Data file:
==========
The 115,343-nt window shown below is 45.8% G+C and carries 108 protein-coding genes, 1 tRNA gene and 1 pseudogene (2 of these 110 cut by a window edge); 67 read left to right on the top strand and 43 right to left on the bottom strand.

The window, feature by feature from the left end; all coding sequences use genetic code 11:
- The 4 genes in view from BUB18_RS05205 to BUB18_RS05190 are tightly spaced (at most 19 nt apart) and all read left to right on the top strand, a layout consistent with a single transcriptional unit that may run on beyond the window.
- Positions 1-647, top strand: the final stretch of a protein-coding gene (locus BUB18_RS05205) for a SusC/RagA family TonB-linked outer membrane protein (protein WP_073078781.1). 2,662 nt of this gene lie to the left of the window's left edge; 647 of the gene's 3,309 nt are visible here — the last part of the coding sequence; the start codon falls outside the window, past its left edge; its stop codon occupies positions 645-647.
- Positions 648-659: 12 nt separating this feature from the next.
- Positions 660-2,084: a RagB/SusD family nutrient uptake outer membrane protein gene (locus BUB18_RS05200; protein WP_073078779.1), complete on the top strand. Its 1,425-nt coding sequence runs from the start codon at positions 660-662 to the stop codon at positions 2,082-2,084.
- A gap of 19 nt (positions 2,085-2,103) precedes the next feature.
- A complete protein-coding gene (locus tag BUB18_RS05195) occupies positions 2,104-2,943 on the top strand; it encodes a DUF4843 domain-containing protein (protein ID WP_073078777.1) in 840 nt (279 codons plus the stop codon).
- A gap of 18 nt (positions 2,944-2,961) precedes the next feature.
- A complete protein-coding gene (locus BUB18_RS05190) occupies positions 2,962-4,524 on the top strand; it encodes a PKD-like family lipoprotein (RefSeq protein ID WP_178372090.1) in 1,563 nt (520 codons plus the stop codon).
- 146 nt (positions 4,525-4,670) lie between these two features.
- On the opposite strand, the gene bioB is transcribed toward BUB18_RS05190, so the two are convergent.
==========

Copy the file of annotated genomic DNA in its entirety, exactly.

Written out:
The 115,343-nt window shown below is 45.8% G+C and carries 108 protein-coding genes, 1 tRNA gene and 1 pseudogene (2 of these 110 cut by a window edge); 67 read left to right on the top strand and 43 right to left on the bottom strand.

The window, feature by feature from the left end; all coding sequences use genetic code 11:
- The 4 genes in view from BUB18_RS05205 to BUB18_RS05190 are tightly spaced (at most 19 nt apart) and all read left to right on the top strand, a layout consistent with a single transcriptional unit that may run on beyond the window.
- Positions 1-647, top strand: the final stretch of a protein-coding gene (locus BUB18_RS05205) for a SusC/RagA family TonB-linked outer membrane protein (protein WP_073078781.1). 2,662 nt of this gene lie to the left of the window's left edge; 647 of the gene's 3,309 nt are visible here — the last part of the coding sequence; the start codon falls outside the window, past its left edge; its stop codon occupies positions 645-647.
- Positions 648-659: 12 nt separating this feature from the next.
- Positions 660-2,084: a RagB/SusD family nutrient uptake outer membrane protein gene (locus BUB18_RS05200; protein WP_073078779.1), complete on the top strand. Its 1,425-nt coding sequence runs from the start codon at positions 660-662 to the stop codon at positions 2,082-2,084.
- A gap of 19 nt (positions 2,085-2,103) precedes the next feature.
- A complete protein-coding gene (locus tag BUB18_RS05195) occupies positions 2,104-2,943 on the top strand; it encodes a DUF4843 domain-containing protein (protein ID WP_073078777.1) in 840 nt (279 codons plus the stop codon).
- A gap of 18 nt (positions 2,944-2,961) precedes the next feature.
- A complete protein-coding gene (locus BUB18_RS05190) occupies positions 2,962-4,524 on the top strand; it encodes a PKD-like family lipoprotein (RefSeq protein ID WP_178372090.1) in 1,563 nt (520 codons plus the stop codon).
- 146 nt (positions 4,525-4,670) lie between these two features.
- On the opposite strand, the gene bioB is transcribed toward BUB18_RS05190, so the two are convergent.